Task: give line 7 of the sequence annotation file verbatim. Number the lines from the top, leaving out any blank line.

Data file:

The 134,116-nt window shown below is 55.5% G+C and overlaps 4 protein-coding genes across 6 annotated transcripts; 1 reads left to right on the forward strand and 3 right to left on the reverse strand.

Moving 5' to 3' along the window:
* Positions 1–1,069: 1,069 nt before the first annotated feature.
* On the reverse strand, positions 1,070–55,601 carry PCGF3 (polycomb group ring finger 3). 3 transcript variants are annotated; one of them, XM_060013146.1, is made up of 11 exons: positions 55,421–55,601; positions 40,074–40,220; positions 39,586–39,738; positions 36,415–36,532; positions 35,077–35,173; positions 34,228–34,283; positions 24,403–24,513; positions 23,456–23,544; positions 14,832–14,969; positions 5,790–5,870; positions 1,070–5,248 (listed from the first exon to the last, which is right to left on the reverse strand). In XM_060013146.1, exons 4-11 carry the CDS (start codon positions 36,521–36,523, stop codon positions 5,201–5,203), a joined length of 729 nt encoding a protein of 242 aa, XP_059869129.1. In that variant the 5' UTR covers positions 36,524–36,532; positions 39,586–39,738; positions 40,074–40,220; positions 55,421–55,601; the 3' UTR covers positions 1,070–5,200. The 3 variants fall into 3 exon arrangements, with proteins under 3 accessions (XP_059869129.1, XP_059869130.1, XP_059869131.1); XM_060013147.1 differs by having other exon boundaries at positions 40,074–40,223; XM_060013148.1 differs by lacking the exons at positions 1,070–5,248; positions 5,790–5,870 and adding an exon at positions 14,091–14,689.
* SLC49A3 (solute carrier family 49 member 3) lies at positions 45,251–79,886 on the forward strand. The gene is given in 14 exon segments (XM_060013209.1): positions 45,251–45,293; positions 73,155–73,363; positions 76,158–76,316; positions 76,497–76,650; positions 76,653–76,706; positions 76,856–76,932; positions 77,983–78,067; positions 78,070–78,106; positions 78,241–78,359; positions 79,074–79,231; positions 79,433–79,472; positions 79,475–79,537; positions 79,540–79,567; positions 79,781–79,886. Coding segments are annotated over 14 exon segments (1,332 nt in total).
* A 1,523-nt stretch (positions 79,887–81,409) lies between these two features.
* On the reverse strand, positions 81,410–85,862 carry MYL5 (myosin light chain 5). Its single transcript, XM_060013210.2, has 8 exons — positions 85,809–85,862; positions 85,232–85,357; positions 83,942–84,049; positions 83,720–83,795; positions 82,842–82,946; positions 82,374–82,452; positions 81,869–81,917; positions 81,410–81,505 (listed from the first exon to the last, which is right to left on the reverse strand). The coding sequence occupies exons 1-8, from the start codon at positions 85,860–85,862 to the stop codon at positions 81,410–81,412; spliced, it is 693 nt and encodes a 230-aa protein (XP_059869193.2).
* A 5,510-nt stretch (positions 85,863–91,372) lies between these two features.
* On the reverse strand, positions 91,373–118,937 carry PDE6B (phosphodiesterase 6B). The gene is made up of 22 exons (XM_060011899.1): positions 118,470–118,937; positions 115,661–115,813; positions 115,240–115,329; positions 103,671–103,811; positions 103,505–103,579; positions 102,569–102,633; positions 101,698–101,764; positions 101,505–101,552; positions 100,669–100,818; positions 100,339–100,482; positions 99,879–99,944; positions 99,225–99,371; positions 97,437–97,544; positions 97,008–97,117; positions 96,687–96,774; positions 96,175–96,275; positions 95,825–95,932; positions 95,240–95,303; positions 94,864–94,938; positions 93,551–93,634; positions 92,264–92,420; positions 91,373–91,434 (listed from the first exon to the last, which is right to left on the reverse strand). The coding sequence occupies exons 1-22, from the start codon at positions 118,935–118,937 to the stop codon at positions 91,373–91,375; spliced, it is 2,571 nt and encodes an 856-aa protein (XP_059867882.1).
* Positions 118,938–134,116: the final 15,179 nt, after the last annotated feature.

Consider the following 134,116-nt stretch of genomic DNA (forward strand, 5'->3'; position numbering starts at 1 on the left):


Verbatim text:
* On the reverse strand, positions 81,410–85,862 carry MYL5 (myosin light chain 5). Its single transcript, XM_060013210.2, has 8 exons — positions 85,809–85,862; positions 85,232–85,357; positions 83,942–84,049; positions 83,720–83,795; positions 82,842–82,946; positions 82,374–82,452; positions 81,869–81,917; positions 81,410–81,505 (listed from the first exon to the last, which is right to left on the reverse strand). The coding sequence occupies exons 1-8, from the start codon at positions 85,860–85,862 to the stop codon at positions 81,410–81,412; spliced, it is 693 nt and encodes a 230-aa protein (XP_059869193.2).